The second important question is that which arises from the fact that because of the heavy accumulation of debt and of the enormous losses incurred in prior years, we must not only restrict our expenditures in the future, but we must improve our revenue position to the extent of being able to replace gradually the moneys so lost. We must reduce the drain on the public exchequer, and with wise administration and normal conditions, it is not too much to expect that in time not only will the full interest due the public be available to the owners of the National Railways but a substantial amount in addition which will go to provide interest on the money advanced by the Government on which no interest has at yet been paid.
We in Canada have been prone to greatly exaggerate the value and benefits of competition and to disregard the cost and waste incident to it. We have also established a kind of competition which is, so far as I know, peculiar to this country, namely, that between the State itself and a private corporation. That species of competition contains elements of injustice to private investors which is inescapable, and the wonder is that it could have continued for so long a period without more disastrous consequences than we have experienced.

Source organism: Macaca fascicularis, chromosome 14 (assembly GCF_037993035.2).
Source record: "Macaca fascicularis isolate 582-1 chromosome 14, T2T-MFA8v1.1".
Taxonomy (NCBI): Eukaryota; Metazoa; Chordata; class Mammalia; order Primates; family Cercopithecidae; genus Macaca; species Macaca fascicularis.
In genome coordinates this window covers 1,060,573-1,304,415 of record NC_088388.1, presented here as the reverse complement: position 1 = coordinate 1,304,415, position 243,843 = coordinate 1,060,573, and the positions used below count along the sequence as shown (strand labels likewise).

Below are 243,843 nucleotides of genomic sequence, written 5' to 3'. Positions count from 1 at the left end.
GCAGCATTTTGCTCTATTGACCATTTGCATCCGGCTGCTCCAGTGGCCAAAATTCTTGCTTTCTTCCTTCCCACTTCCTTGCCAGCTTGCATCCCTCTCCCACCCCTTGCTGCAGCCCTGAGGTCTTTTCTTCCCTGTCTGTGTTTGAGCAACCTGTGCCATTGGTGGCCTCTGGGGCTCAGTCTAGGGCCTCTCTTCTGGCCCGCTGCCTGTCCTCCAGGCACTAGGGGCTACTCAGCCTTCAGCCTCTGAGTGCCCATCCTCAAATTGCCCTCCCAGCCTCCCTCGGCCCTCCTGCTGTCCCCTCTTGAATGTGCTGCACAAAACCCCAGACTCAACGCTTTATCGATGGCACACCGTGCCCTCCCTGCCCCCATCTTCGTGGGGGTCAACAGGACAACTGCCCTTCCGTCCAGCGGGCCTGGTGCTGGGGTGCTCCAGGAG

This protracted depression, however, has served to emphasize the fundamental unfairness inhere in such a system, as well as the waste which competition, especially this form of competition, involves.
We have heretofore believed in competition as a natural regulator of activities of competing companies and as a protection to the public. We must I think revise our ideas, rely upon control by public and independent tribunals, and definitely and permanently remove the waste which such competitive operations involve.
In speaking as I have to you—as frankly as I know how—I have endeavoured to confine myself to facts which appear indisputable. No one can be indifferent to the serious burden of our present situation or the obscurity of our railway future. It is receiving the earnest consideration of Parliament. The principle of co-operation without consolidation has been recently approved by a committee of the Senate, no doubt in the view that this should be fully tried out before adopting more extreme measures, but I remain of the opinion that it is in the interest of Canada that more drastic measures should be taken at as early a date as possible.